I need a little help

Im having trouble with getting this to run in python 3.5.3

import numpy as np
import keyboard
from matplotlib import pyplot as plt
one = 1
mapa = [[1, 1, 1, 1, 1],
        [1, 0, 0, 0, 1],
        [1, 0, 1, 0, 1],
        [1, 0, 0, 0, 1],
        [1, 1, 1, 1, 1]]
posx, posy = (1, 1)
exitx, exity = (3, 3)
rot = np.pi/4
for one in range (60):
    rot_i = rot + np.deg2rad(1 - 30)
    x, y = (posx, posy)
    sin, cos = (0.02* np.cos(rot_i))
    n = 0
    while True:
        x, y = (x + cos, y + sin)
        n = n+1
        if mapa [int(x)][int(y)] !=0:
            h = 1/(0.02 + n)
            break
    plt.vlines(1, -h, h)
plt.show()

this error is shown

File “”, line 13
plt.show()
^
SyntaxError: invalid syntax"

Please format your code by placing them inside triple backticks, like this

```
your code goes here
```

This makes it possible for us to read, therefore to help you.

Also, why are you using python 3.5? That version is out of support a long time ago. Please upgrade to the latest version, being 3.12, or at least 3.11 if for some reason you need an older version.

Im using 3.5 because vscode, what I use for python, will not let me get numpy, keyboard, and matplotlib modules above 3.5.7

I see nothing here that would care about using an older version of Python like that, not one that recent, anyway.

If you pasted all of this code at the interpreter prompt, Python will complain because there is no blank line after the for loop. The interpreter expects one line at a time, and when you use anything that makes a block like for, if etc., it wants a blank line to know when you’re done with that block. Then when it receives the whole block, that unindented line doesn’t fit with it.

To solve that problem, you should use an actual file for your code, and make sure that you tell VSCode to run the entire file - not a line at a time.

This doesn’t make any sense. The version numbers for those modules don’t have anything to do with the Python version number, and VSCode will use the standard, built-in tools (like Pip) to install those packages, which will normally get the most recent versions of those packages that will work for your Python version. keyboard is a little out of date, but I had no problem installing and importing it in a test 3.12 environment. The others are actively maintained and definitely support Python 3.12.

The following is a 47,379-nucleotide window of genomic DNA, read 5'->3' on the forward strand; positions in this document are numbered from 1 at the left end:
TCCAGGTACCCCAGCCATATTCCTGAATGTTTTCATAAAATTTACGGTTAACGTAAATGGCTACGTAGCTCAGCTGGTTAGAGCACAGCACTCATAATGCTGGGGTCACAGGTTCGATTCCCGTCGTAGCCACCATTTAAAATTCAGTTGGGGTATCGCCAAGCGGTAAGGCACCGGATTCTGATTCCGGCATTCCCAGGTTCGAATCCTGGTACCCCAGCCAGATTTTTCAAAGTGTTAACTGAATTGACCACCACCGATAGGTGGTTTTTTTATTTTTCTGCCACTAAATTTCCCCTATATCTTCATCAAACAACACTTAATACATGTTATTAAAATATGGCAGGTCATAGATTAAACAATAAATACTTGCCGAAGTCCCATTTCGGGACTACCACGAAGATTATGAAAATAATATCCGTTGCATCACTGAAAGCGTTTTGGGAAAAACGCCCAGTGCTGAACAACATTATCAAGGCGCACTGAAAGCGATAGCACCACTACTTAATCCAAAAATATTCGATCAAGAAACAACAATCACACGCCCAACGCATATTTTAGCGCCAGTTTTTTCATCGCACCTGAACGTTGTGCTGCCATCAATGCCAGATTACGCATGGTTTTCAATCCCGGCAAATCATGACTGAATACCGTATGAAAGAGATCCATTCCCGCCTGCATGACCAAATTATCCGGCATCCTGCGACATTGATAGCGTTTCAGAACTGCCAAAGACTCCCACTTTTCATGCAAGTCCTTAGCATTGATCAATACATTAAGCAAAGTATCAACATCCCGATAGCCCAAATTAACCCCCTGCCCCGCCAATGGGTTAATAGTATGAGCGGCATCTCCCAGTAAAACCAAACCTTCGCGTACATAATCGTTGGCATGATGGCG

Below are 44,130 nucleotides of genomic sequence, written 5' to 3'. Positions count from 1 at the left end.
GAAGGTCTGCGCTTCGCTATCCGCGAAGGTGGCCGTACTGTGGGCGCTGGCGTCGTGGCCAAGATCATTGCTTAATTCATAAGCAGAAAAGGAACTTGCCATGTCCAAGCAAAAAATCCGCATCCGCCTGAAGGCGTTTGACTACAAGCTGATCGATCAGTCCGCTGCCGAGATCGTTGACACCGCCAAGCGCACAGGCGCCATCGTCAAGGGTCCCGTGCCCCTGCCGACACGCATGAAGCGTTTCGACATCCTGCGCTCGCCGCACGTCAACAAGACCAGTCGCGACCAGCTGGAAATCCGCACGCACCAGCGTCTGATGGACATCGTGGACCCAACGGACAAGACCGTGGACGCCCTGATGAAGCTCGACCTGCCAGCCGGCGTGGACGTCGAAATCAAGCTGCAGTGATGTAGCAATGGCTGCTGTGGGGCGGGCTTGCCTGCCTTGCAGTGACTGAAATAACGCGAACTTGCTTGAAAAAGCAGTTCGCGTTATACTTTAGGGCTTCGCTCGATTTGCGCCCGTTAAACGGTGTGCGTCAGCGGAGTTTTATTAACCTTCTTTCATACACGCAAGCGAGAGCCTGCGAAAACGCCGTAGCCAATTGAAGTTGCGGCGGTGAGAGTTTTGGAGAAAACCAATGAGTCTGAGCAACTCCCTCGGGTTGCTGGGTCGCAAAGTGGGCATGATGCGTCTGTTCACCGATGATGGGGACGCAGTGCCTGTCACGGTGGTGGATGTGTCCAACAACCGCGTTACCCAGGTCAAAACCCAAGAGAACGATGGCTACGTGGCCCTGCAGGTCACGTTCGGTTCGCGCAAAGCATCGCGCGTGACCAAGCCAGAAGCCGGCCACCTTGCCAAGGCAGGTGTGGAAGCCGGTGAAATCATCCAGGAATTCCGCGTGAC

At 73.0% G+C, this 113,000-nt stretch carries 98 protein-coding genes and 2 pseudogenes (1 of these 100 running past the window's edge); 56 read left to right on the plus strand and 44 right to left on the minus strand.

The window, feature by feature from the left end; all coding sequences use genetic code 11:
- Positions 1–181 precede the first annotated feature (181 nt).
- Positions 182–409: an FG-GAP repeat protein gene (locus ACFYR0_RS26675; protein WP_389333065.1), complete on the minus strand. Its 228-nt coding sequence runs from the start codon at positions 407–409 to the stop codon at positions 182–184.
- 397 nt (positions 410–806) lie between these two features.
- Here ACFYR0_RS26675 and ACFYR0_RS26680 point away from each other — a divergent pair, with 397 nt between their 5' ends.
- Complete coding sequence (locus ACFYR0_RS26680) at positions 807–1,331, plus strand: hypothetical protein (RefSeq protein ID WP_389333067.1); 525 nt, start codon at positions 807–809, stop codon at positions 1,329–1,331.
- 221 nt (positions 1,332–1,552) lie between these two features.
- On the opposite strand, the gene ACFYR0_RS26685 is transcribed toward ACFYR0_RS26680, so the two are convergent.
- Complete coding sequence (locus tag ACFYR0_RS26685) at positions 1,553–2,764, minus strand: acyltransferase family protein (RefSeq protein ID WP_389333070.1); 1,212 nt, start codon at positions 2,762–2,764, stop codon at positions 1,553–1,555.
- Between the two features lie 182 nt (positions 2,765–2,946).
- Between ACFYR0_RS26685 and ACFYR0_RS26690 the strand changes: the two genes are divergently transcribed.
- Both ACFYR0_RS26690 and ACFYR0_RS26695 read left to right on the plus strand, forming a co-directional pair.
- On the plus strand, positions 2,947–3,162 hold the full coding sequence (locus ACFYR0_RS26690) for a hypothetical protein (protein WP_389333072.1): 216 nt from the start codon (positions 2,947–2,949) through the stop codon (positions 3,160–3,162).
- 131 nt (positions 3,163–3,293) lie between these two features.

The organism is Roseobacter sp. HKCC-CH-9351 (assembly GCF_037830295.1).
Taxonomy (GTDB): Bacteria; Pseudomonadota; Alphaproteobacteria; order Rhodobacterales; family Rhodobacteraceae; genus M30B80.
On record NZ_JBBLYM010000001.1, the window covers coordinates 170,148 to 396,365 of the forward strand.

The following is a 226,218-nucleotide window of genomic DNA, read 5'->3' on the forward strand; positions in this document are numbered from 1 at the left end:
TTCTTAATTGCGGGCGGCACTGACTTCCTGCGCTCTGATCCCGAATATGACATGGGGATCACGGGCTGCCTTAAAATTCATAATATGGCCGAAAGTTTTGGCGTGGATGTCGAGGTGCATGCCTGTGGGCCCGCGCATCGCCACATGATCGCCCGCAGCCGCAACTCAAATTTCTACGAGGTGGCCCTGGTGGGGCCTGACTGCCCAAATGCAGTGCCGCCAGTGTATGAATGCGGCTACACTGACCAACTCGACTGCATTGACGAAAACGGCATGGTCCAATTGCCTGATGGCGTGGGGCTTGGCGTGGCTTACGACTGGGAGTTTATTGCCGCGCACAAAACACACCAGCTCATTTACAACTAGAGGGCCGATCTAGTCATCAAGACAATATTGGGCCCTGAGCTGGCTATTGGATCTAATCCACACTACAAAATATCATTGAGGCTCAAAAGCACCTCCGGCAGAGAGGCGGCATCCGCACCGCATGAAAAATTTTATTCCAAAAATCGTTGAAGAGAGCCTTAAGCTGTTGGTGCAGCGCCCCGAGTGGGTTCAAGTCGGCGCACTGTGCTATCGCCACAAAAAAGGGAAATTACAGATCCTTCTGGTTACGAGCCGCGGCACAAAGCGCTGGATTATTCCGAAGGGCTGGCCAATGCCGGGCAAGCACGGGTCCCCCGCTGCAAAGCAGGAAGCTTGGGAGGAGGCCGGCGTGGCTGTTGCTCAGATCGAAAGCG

1 Like

Hi,

there appears to be an error in an assignment statement in your script:

On the left-hand side, you have a tuple of two variables, sin and cos. On the right side of the equal sign, you have only one term.

You either need to add another term, after a parenthesis on the right side of the equation, or delete a variable from the left side of the equation.

Btw, what is the purpose of the keyboard module? It appears that it is not being used in this script.

This line:

x is fixed. This means that each successive result will not have a unique x value on the graph. Each successive result will be displayed one over the other. Is this what you want? Don’t you want to have a unique value of x for each value of y?

Take a look at this example for multiple plots on the same graph.

Make changes to your code to satisfy these requirements.

Test code:

import numpy as np
# import keyboard
from matplotlib import pyplot as plt
one = 1
mapa = [[1, 1, 1, 1, 1],
        [1, 0, 0, 0, 1],
        [1, 0, 1, 0, 1],
        [1, 0, 0, 0, 1],
        [1, 1, 1, 1, 1]]

posx, posy = (1, 1)
exitx, exity = (3, 3)

rot = np.pi/4

# I created these two variables for testing purposes only
h = []
index = 0

for one in range (60):

    rot_i = rot + np.deg2rad(1 - 30)
    x, y = (posx, posy)
    sin, cos = (0.02* np.sin(rot_i)), (0.02* np.cos(rot_i))
    n = 0

    while True:
        x, y = (x + cos, y + sin)
        n = n+1

        if mapa [int(x)][int(y)] != 0:
            # using the created test variable
            h.append(1/(0.02 + n ))
            print('The value of h[index] is: ', h[index])

            plt.vlines(index, -100*h[index], 100*h[index])
            index += 1
            break

plt.show()

Is this issue specific to older versions of Python? I didn’t notice this problem in Python 3.11 with any of my loops.

Why does the error occur at line 13 when plt.show() is really at line 25 in the code you’re showing us? Can you show us the actual code that causes the error?

Also – and I appreciate that this can be hard, especially for beginners – try to use a more substantive title than “I need a little help”. Perhaps “syntax error with matplotlib”? Even that may be something of a red herring in this case, but it may bring the appropriate experts to your problem.

No. It’s specific to the REPL.

In any version of Python you can write code on the next line after the loop in a source file without a problem. But it will not work at the REPL. Here’s a demonstration for you in 3.11:

$ cat > lineafterloop.py
for x in ():
    pass
print("this line is ok")
$ python3.11
Python 3.11.2 (main, Apr  5 2023, 03:08:14) [GCC 9.4.0] on linux
Type "help", "copyright", "credits" or "license" for more information.
>>> for x in ():
...     pass
... print("this line is not ok")
  File "<stdin>", line 3
    print("this line is not ok")
    ^^^^^
SyntaxError: invalid syntax
>>> import lineafterloop
this line is ok
>>> for x in ():
...     pass
... 
>>> print("this line is also ok because of the extra newline")
this line is also ok because of the extra newline

It’s the same in every version.

Got it! I’m still learning here. I was referring to code in a .py file, you were referring to the REPL.

That does make sense for the REPL though.